By Aryan Aqajani, Veneziano Coffee Roaster
What I like about specialty coffee is the opportunity to discover and taste amazing coffees from some of the most remote places in the world. Just last month, Veneziano Coffee Roasters were the first Australian roasting company to step foot into two remote regions within Peru and I am ecstatic that I got to be a part of that journey. I would have never imagined that one day I would have the chance to visit Peru and be a part of an expedition in tasting amazing coffees, meeting passionate and friendly people and discovering coffee from very remote places. This is the adventure that Patrick Connolly (Veneziano’s Production Manager) and I had when we flew to Lima, Peru on 15th of July 2017.
Peru is an incredibly unique place. Basically, the sea, jungle and mountains have shaped the country’s demographic, lifestyle and coffee production. Coffee regions in Peru, such as Cusco, Ayacucho and San Martin are producing high quality coffees, however, you can discover higher quality coffees in the Amazonian and Cajamarca region in the north where farmers are young and eager to experiment with processing and fermentation techniques.
You can find coffee varieties like Typica, Bourbon, Catuai, Caturra, Pache, and Mundo Novo in coffee farms averaging three hectares. Due to the climate, the majority of the country’s coffee is washed. It seemed that every small farm had its very own, unique microclimate. Most coffees in these regions are Certified Organic, in fact, Peru is the largest exporter of Fairtrade Organic coffee in the world.
At our first stop in Lima, we visited the Sustainable Harvest head office. We met with the team including Oscar Gonzales, the Sustainable Harvest’s Quality Specialist and Supply Manager in Peru. This gave us the opportunity to discuss production issues and the supply chain in Peru. It seems the most common problem is the lack of dry mills in the more remote regions. Some of the current mills are owned privately, and others by cooperatives in major regions which makes it quite hard for smallholder farmers to get adequate support. Another issue is the current shift in weather patterns, especially on the edge of the Amazon basin which has now shortened the harvest season, causing further damage to cup quality and the farmer’s income.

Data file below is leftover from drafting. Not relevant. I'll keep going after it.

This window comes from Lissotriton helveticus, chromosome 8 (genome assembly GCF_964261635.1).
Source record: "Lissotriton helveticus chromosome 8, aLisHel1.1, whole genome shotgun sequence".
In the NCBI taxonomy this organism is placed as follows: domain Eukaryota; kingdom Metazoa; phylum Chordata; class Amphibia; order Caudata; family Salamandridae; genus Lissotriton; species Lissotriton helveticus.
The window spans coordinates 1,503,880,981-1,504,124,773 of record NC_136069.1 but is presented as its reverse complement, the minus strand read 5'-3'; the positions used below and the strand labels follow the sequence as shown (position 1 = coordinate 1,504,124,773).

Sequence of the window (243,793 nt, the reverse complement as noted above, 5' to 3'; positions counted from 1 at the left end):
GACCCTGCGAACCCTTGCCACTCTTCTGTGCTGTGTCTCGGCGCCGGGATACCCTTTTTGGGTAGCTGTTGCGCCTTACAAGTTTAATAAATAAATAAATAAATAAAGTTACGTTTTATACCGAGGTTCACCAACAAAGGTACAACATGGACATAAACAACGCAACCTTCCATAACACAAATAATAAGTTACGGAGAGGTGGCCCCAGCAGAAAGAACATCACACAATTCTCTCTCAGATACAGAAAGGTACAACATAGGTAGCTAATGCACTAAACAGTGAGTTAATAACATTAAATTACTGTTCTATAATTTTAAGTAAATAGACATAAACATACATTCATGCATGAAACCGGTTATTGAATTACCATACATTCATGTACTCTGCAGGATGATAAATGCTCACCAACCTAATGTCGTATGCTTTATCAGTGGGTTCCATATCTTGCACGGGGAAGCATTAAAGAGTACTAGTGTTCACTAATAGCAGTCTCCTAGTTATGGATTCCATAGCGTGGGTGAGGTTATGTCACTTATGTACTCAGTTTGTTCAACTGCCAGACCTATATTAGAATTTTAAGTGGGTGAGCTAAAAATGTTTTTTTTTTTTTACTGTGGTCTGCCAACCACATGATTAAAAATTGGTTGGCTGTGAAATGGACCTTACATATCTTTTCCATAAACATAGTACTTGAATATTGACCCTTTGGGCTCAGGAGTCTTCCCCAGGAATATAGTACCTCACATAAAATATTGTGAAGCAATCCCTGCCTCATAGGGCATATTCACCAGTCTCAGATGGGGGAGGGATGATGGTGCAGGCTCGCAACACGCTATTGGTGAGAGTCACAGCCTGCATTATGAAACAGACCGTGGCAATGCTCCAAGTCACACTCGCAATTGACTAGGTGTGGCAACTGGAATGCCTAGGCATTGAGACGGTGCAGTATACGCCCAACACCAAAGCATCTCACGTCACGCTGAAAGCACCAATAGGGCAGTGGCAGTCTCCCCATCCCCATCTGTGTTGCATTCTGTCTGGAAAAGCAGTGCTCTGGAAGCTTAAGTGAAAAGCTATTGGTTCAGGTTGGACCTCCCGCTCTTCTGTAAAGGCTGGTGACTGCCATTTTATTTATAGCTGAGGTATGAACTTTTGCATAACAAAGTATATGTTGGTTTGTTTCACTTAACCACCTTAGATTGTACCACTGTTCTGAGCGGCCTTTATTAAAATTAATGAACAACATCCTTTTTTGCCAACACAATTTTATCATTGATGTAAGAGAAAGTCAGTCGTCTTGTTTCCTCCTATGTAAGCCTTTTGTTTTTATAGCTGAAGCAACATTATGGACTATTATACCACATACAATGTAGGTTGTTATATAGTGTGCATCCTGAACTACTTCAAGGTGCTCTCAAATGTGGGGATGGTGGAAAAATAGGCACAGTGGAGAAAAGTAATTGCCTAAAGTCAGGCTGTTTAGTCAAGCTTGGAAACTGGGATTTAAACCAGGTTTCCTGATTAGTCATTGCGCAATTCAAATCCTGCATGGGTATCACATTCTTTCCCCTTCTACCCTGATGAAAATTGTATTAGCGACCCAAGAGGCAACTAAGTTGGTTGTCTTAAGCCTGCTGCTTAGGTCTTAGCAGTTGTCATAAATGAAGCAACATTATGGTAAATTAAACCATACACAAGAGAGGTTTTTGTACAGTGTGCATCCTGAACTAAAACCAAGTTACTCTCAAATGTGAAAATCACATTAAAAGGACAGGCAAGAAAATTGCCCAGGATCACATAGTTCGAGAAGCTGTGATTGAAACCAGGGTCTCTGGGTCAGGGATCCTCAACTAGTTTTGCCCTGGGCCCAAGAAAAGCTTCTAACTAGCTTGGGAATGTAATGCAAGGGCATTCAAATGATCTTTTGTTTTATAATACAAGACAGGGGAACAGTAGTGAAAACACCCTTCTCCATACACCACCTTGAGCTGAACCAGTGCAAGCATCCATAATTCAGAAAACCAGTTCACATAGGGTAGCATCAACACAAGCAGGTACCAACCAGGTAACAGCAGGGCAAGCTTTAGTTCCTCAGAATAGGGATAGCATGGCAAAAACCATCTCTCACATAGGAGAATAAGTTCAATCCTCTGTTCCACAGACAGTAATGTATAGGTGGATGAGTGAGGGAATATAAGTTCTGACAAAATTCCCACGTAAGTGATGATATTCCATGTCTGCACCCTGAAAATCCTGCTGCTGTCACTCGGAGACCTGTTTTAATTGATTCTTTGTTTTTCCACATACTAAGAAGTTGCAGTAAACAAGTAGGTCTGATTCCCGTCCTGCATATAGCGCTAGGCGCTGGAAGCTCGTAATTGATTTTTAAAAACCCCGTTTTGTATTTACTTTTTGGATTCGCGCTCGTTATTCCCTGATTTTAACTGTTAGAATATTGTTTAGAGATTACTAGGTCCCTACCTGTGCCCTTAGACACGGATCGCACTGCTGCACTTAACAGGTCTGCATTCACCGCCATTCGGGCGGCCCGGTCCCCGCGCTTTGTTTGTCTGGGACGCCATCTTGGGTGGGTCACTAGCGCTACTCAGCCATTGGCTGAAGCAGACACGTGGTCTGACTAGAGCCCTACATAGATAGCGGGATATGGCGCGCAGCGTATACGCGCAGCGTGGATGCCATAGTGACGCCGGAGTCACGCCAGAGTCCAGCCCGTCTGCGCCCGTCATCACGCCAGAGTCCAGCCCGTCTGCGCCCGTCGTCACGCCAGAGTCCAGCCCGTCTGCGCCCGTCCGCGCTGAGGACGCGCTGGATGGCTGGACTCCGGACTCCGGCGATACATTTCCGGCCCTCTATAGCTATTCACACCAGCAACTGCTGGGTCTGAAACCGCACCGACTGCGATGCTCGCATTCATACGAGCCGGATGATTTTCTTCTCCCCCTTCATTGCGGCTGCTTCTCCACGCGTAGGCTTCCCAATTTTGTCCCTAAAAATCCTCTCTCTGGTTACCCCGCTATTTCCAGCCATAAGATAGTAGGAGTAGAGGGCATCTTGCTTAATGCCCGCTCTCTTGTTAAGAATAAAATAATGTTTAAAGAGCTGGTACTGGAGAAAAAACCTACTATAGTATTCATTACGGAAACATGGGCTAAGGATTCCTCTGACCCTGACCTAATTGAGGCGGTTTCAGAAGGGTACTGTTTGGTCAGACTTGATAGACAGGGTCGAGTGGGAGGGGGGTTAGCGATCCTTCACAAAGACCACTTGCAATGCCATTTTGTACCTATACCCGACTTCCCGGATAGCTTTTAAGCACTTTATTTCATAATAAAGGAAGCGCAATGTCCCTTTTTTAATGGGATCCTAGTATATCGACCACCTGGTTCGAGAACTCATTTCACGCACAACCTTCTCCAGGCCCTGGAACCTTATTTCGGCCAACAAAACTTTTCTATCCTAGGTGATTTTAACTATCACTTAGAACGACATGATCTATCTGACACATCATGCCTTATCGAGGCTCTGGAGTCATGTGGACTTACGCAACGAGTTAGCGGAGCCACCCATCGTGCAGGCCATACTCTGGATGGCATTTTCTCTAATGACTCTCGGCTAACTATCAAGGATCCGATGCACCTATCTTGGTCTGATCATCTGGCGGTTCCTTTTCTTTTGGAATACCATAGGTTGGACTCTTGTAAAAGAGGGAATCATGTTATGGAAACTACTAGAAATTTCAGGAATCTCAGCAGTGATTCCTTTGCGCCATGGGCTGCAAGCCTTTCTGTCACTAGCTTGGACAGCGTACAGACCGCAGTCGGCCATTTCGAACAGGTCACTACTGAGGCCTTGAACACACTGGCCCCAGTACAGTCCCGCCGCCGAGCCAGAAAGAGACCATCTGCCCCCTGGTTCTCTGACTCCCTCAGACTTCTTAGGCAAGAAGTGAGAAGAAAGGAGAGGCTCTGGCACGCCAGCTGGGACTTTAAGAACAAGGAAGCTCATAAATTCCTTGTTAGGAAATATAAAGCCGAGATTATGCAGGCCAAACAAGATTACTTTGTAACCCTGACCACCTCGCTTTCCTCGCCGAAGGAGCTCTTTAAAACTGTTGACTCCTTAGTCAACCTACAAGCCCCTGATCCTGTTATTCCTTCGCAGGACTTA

We left Lima and took a small plane up into the Andes mountain range to a small city called Tarapoto, the gateway to the northern coffee growing region of Peru. The first stop was Moyobamba to meet and visit some passionate coffee workers at the Alto Mayo dry mill. We spent a long afternoon cupping and discussing the region and its coffee. After a grueling 10-hour drive through some of the world’s most beautiful mountains, we finally met with another supply partner, Café Monteverde in a small-town call Rodriguez de Mendoza, home to an incredible estate called Finca Timbuyacu. Alfonso, his wife and the rest of his team, gave us the chance to taste some unique coffee profiles that are quite uncommon in Peru and spend two nights at his incredible farm. We were treated by a party with local, traditional dancing and were offered the unique meal of guinea pig! An amazing two days was spent with Alfonso. Finca Timbuyacu is the leading farm in the region and by separating coffee varieties and focusing more on his processing and drying techniques, he can continue to improve the cup quality even further.
On the Friday, we packed our bags and got prepared to hit the road again. This time, we drove to Chirinos in the Cajamarca region near the border of Peru and Ecuador to an incredible estate called Finca Churupampa. It was quite an honour to discover that Veneziano is the first Australian roaster to visit and start working directly with Finca Churupampa. It took 11 hours to finally see the most progressive and unique coffee farm in the region. It was around 9:30am when we arrived at Finca Churupampa. Seeing the farm after a long drive was such a relief but when we saw the Tocto family waiting to meet us, I once again forgot about coffee and was overwhelmed by the family’s hospitality as they greeted us.
They invited us into their small kitchen and served us a hearty breakfast including chicken, trout and yucas, all farmed at Finca Churupampa. The farm is at 1800masl and has separated varieties like Caturra, Typica, Pache and Catimor. Eber Tocto who shares the farm with his brother has built raised African beds, he makes his own organic fertilizer and has built a washing station with long extended water channels. His family has been running the farm for more than six decades. He even started the first cooperative in the region in 2005 and now it is engaged with more than 160 families. Finca Churupampa is seen as the role model farm for other producers in the region.
In the afternoon, we went to the dry mill and cupped the most distinctive coffee tasted so far in Peru. In many ways, Churupampa’s mission is to shine a brighter light onto the high-quality potential of Peru and reframe how the country’s coffee profile is understood.
The next day, we flew back to Lima marking the end of the trip. I was experiencing such mixed feelings as it was quite hard for me to say goodbye to all those lovely people that I met during my trip. However, I was appreciative of my time in Peru and learnt again that the most important thing about coffee is the incredible people behind the scenes and the relationships we make.